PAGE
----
“The winners of this proposal are three agencies,” resident Karen Habib told the City Council last week. “One is Metro, because they want to move traffic from Point A to Point B. It doesn’t matter which city it is, it just means they need to do this. No. 2 are the contractors, because they are contracted to do certain things for a city. It doesn’t really matter which city it is, they get paid for it. The third winners are the cars that are coming from 710 and want to get to the 210. If they are directed so that it’s easier for them to go this way down Huntington Drive, they will be happy drivers.”
Eileen Hale, a resident who had served for more than a decade on the city’s former Traffic Advisory Commission (which has been repurposed as the Public Safety Commission), was an early skeptic regarding the proposals. She remained hesitant about anything that might increase capacity on roadways but urged the city to think creatively on how to still use the money to “manage traffic.”
“I think you could take some of this money and use it to help us, to shut down the county lanes and only have three lanes coming in here so people don’t go 70 mph, to put in a drop-off lane in front of our schools so our poor kids can get dropped off without practically getting run over, to slow down the traffic,” she said. “There is some money here … [for] things that would only help us, like narrowing lanes, putting in wider and more parking.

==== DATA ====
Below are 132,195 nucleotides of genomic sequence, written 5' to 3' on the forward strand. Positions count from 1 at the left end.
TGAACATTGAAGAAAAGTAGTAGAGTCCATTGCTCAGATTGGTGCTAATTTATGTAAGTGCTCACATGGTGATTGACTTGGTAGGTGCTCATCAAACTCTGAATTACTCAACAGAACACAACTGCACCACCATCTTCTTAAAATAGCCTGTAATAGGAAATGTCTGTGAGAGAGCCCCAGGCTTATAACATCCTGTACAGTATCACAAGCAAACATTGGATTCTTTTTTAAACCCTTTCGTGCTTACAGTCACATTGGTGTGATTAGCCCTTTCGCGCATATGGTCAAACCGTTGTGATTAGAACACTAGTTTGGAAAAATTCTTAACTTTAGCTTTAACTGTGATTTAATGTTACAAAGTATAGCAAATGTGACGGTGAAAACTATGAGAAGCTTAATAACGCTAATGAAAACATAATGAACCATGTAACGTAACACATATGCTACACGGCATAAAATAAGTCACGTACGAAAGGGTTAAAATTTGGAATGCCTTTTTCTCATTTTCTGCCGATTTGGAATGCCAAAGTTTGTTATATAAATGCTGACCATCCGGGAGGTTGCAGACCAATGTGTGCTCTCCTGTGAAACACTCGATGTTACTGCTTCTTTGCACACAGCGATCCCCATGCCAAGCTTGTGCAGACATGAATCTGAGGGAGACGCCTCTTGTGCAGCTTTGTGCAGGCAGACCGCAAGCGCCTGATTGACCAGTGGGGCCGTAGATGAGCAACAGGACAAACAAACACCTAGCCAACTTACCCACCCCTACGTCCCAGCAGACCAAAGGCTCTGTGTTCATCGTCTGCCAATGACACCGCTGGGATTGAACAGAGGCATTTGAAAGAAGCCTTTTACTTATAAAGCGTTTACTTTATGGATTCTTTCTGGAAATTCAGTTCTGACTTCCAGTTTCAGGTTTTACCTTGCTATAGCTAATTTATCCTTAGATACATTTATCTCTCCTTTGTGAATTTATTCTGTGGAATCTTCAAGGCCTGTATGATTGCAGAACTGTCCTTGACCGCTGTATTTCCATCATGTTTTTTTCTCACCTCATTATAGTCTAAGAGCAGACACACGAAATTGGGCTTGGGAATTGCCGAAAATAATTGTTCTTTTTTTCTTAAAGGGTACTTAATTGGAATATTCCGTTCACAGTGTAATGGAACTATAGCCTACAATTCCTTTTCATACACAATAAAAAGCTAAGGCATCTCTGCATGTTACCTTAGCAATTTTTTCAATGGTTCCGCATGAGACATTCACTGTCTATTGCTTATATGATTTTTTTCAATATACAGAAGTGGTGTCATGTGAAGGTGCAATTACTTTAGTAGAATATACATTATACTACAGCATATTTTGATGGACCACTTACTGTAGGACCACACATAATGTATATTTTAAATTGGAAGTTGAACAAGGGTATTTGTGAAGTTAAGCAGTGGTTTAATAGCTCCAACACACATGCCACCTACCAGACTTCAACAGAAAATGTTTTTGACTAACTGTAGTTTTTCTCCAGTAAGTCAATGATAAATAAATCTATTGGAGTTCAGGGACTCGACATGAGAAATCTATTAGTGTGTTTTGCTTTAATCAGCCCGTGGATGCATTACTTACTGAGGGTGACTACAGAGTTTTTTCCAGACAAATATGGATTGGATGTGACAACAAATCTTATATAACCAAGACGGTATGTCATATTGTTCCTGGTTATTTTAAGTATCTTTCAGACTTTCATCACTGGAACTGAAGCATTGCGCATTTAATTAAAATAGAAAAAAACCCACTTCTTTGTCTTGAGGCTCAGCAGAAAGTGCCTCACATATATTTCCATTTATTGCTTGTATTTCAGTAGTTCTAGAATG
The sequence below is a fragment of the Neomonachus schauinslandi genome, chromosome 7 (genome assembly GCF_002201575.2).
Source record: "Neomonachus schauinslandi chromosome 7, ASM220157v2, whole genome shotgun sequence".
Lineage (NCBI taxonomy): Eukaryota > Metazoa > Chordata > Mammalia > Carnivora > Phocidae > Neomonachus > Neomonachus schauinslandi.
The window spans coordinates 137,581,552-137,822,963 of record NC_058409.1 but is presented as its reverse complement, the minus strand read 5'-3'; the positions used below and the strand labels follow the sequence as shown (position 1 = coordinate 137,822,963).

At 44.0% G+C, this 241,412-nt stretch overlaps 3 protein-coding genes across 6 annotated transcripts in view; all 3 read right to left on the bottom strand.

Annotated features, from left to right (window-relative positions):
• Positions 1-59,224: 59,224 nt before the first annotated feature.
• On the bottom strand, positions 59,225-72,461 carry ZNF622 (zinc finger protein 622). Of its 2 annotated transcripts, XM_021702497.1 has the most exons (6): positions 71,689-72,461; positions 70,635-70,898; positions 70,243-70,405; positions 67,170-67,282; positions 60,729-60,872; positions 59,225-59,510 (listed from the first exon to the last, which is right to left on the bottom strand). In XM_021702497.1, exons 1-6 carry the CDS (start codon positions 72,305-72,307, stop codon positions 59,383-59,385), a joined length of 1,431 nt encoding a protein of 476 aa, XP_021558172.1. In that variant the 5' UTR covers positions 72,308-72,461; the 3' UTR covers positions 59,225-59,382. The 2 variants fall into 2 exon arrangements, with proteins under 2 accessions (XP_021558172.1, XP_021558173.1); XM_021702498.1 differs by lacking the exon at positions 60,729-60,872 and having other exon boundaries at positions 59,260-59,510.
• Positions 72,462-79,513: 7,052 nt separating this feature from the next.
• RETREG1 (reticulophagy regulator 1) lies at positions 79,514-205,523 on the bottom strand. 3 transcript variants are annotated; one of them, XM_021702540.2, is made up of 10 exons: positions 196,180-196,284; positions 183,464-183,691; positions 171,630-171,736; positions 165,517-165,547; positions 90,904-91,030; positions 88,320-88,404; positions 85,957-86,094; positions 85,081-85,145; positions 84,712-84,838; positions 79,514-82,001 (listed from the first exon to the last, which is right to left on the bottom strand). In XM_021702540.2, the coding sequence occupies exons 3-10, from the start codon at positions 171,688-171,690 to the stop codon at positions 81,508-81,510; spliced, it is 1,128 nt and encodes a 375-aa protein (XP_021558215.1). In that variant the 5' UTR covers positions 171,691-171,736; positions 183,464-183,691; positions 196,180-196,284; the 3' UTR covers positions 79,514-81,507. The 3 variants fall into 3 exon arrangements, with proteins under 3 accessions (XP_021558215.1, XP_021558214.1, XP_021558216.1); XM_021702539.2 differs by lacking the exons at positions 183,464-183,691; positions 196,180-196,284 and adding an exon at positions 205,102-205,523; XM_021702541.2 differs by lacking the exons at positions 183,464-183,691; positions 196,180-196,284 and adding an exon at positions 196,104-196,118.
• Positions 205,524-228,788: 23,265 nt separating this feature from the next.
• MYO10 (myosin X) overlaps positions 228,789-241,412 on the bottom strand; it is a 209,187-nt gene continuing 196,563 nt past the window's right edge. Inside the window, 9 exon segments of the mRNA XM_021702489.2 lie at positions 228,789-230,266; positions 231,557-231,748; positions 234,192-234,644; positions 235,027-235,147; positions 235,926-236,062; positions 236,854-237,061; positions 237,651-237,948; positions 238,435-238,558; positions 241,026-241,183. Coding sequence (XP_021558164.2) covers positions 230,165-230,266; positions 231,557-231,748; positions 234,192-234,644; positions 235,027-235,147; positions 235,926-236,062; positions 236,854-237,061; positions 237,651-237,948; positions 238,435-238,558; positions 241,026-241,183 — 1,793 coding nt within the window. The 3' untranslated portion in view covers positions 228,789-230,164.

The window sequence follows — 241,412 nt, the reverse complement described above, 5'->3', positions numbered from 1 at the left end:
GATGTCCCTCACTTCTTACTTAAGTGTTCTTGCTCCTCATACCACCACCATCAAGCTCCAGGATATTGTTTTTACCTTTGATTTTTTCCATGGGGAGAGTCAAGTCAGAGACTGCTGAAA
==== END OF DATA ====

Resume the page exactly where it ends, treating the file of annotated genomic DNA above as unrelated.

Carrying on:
“I think saying, ‘No, we don’t want any money’ is sort of narrow-minded and shortsighted,” Hale added. “I think there’s smart things we can do here.”
A petition being circulated by the group Citizens for a Safe San Marino has garnered more than 1,000 online and written signatures on a petition saying just that: tell Metro “No, thank you.” The group has crystallized most of the public opposition to the projects through its own meetings and appearances before city panels.
John Dustin, a member of the city Planning Commission who was speaking as a resident last week, said he was “not surprised” that many residents have signed the document but contended that “presentation of the petition is problematic in some ways.”
“It oversimplifies the issues and it asks basically ‘Are you against increased traffic? Are you against decreased safety? Are you against more pollution? Then sign our petition,’” Dustin explained. “Well, who wouldn’t be against those things? Clearly, we all are against those things. There seems to be an assumption that those things will happen not just with the original five projects proposed to Metro, but with any project that we might propose to Metro. Facts are hard to pin down in this debate.”